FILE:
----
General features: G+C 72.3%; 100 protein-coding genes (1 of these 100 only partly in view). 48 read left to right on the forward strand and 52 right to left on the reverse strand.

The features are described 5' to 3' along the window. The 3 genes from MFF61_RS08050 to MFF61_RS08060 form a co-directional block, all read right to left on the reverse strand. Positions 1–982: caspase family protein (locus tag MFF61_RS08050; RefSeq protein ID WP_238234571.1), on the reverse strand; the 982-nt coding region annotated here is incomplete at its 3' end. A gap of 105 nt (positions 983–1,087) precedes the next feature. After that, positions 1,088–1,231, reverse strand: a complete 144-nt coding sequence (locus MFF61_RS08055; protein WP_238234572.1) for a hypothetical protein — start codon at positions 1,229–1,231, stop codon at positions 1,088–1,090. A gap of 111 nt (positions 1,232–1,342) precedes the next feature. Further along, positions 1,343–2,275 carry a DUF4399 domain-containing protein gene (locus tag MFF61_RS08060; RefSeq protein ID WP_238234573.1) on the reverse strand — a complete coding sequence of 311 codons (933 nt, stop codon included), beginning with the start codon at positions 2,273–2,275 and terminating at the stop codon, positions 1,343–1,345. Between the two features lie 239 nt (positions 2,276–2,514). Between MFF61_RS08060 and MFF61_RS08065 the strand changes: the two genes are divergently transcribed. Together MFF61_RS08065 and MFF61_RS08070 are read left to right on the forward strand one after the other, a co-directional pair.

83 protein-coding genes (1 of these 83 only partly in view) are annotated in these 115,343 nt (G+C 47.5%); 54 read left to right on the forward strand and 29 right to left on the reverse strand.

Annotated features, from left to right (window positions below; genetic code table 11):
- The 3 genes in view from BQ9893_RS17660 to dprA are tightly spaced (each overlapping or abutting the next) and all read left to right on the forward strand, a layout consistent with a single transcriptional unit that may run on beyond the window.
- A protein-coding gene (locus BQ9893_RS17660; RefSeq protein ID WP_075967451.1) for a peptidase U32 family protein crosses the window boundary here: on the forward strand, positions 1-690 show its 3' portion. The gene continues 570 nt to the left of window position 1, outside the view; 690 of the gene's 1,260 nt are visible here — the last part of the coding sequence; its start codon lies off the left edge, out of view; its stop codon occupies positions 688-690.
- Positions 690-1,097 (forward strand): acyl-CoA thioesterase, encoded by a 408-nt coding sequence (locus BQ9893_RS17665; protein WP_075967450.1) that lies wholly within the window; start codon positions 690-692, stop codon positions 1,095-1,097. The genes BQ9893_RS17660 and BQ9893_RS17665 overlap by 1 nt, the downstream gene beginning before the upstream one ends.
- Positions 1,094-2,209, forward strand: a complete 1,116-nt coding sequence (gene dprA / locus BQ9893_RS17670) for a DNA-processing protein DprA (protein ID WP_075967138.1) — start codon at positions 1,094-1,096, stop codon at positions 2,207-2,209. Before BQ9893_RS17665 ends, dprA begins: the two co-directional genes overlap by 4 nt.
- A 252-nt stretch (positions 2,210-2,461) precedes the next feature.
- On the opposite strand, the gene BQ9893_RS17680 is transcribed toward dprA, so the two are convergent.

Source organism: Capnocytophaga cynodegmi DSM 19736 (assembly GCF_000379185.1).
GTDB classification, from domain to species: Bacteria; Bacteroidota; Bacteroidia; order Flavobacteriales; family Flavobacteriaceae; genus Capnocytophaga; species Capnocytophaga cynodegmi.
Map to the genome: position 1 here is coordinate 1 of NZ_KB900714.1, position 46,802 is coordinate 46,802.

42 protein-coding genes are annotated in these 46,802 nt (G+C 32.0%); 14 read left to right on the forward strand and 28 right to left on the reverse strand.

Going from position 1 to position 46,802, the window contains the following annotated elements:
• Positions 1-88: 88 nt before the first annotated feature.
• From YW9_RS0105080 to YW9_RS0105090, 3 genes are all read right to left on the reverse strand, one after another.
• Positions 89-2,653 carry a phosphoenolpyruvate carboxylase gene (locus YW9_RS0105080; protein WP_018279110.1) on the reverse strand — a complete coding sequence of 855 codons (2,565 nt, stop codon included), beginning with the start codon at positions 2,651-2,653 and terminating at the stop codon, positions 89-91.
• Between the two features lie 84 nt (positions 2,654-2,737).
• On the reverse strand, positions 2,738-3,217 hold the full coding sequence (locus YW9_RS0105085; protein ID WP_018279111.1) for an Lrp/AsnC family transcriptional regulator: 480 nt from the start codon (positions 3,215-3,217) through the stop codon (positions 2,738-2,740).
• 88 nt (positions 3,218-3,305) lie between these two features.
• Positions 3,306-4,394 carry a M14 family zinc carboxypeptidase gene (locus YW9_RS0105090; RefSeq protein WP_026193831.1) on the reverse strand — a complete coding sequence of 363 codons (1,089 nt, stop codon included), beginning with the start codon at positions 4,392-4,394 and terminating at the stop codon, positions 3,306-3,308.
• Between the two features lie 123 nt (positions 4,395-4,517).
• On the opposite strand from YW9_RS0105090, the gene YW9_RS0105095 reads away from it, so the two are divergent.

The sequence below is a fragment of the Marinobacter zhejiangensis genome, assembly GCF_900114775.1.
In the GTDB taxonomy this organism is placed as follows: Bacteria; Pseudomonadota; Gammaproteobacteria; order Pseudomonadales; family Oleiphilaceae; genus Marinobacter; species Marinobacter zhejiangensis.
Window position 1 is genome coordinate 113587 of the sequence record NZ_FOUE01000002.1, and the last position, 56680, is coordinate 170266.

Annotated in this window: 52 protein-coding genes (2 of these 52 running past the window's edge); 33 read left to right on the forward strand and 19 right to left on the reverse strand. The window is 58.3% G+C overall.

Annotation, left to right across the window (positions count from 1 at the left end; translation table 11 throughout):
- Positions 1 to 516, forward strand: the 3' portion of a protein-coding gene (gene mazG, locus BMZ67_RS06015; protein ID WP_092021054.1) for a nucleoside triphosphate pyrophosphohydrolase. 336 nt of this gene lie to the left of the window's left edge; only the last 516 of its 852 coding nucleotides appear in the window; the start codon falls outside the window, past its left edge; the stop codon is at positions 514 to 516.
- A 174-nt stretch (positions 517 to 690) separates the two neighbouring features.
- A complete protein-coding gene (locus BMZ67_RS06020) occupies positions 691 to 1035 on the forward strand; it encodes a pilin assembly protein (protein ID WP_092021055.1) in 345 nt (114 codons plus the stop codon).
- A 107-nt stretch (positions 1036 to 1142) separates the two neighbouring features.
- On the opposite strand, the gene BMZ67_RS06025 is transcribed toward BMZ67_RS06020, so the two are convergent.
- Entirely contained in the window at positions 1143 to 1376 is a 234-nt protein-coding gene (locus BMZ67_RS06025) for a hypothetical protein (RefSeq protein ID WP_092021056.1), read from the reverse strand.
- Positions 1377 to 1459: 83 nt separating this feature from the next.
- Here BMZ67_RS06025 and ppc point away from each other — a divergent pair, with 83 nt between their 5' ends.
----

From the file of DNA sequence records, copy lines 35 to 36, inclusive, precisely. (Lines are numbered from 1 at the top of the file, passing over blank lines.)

- Entirely contained in the window at positions 1143 to 1376 is a 234-nt protein-coding gene (locus BMZ67_RS06025) for a hypothetical protein (RefSeq protein ID WP_092021056.1), read from the reverse strand.
- Positions 1377 to 1459: 83 nt separating this feature from the next.